9. In September 2006, the Institute in conjunction with the Historical Archives of the State Security Services held a two-day international conference on the premises of the Budapest Historical Museum, entitled The Response to the 1956 Revolution in the Countries of the Soviet Bloc. (The conference programme and the contributions by the staff of the 1956 Institute appear in Supplement 3.) It is planned to publish a volume of studies based on the conference lectures in 2007. As in previous years, the Institute had a tent of its own at the Sziget (Island) music festival, with a display for the 50th anniversary of the revolution based on the diary of Gyula Csics.

10. The staff of the Institute, at the request of the Prime Minister's Office, prepared at the beginning of 2006 a professional concept for the central jubilee exhibition and variants of this. Eventually, the exhibition was not held, for reasons beyond the Institute's control, but a jubilee exhibition of photographs organized jointly by the Institute and the Budapest History Museum opened at the end of September 2006, entitled "Hungary in 1956-in the pictures of Erich Lessing". This is still open.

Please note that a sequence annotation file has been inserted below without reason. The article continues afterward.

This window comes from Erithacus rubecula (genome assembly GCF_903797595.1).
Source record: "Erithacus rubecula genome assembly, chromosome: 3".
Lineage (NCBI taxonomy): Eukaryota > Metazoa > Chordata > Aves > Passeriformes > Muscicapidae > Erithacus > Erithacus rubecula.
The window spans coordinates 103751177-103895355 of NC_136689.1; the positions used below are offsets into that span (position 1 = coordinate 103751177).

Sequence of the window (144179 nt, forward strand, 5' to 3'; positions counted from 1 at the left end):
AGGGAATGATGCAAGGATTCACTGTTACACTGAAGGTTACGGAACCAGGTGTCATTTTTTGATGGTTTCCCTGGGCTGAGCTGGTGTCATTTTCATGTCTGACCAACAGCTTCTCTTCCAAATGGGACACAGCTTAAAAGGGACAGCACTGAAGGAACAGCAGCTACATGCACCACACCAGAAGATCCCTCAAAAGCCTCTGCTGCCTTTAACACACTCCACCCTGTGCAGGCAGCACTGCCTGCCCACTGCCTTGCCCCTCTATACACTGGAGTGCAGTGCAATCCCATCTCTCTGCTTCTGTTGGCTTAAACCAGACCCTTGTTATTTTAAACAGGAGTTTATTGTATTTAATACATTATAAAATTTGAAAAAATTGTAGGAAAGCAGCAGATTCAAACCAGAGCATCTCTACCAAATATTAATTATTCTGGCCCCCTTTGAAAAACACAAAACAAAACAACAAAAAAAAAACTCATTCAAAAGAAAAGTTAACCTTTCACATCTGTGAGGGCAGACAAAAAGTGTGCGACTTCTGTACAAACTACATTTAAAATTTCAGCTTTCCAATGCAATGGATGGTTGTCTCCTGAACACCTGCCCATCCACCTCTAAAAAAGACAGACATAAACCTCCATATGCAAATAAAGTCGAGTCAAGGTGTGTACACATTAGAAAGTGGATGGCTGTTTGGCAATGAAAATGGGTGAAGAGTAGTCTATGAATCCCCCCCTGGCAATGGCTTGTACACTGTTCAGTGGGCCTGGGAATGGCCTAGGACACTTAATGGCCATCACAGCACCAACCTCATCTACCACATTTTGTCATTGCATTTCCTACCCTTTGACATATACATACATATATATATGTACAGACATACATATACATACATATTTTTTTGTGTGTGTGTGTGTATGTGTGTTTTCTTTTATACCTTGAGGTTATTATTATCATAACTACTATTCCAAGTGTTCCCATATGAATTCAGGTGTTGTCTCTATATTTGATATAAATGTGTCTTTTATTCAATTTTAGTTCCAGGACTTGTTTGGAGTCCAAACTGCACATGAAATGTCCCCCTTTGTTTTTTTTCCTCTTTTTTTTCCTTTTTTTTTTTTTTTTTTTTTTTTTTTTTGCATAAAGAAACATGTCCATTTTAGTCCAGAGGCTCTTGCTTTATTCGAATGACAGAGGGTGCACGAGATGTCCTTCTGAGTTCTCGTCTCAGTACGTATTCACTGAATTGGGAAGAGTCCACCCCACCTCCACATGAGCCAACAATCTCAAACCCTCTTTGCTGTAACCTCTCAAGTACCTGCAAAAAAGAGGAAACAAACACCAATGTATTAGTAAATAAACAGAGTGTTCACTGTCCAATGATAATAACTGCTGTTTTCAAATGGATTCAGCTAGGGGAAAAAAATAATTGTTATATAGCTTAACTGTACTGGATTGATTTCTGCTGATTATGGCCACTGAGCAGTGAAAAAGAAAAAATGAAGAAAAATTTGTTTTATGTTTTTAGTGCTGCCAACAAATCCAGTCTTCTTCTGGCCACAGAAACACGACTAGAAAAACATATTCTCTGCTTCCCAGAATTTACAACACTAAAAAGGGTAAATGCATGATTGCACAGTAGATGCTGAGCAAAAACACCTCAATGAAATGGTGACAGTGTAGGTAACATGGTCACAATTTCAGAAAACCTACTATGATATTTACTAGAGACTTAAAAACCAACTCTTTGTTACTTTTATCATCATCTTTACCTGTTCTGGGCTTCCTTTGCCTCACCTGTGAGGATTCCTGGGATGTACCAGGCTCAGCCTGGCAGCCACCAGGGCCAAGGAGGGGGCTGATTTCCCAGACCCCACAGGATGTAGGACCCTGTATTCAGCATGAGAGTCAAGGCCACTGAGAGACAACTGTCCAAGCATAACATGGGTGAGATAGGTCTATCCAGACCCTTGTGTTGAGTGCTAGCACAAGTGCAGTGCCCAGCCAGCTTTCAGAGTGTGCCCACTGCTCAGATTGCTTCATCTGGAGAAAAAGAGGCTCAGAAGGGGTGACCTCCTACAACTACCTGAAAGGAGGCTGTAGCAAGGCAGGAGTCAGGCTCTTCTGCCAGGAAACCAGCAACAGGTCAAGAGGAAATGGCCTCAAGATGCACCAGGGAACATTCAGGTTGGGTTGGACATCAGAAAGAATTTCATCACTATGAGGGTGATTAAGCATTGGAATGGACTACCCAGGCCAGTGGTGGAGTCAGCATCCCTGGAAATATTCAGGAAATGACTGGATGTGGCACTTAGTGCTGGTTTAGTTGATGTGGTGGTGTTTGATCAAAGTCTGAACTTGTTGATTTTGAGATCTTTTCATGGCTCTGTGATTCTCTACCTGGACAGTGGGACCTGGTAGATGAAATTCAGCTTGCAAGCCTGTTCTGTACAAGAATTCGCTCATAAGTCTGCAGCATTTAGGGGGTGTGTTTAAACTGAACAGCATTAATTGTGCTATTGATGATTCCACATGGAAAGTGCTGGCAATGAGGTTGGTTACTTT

11. Institute staff undertook university teaching in 2006 on contract and as a second job: Tibor Valuch in the Social Sciences Faculty of the Loránd Eötvös University of Sciences, Budapest, Márkus Keller in the Humanities Faculty of the Loránd Eötvös University of Sciences, Éva Standeisky at the University of Debrecen, and János M. Rainer at the University of Dramatic and Cinematic Art, Budapest. Four members of staff are engaged in doctoral (PhD) studies.


Supplements (in Hungarian)

Supplement 1. Traffic on the Institute's Internet Website, 2001-6 (based on the Médian web audit.

Supplement 2. Publications by Institute staff in 2006.

Supplement 3. Programme of the international conference entitled The Response to the 1956 Revolution in the Countries of the Soviet Bloc, held in Budapest on September 22-3, 2006.

Supplement 4. Conference contributions and lectures by Institute staff in 2006.

 


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Last updated:  Thursday, 26-March-2009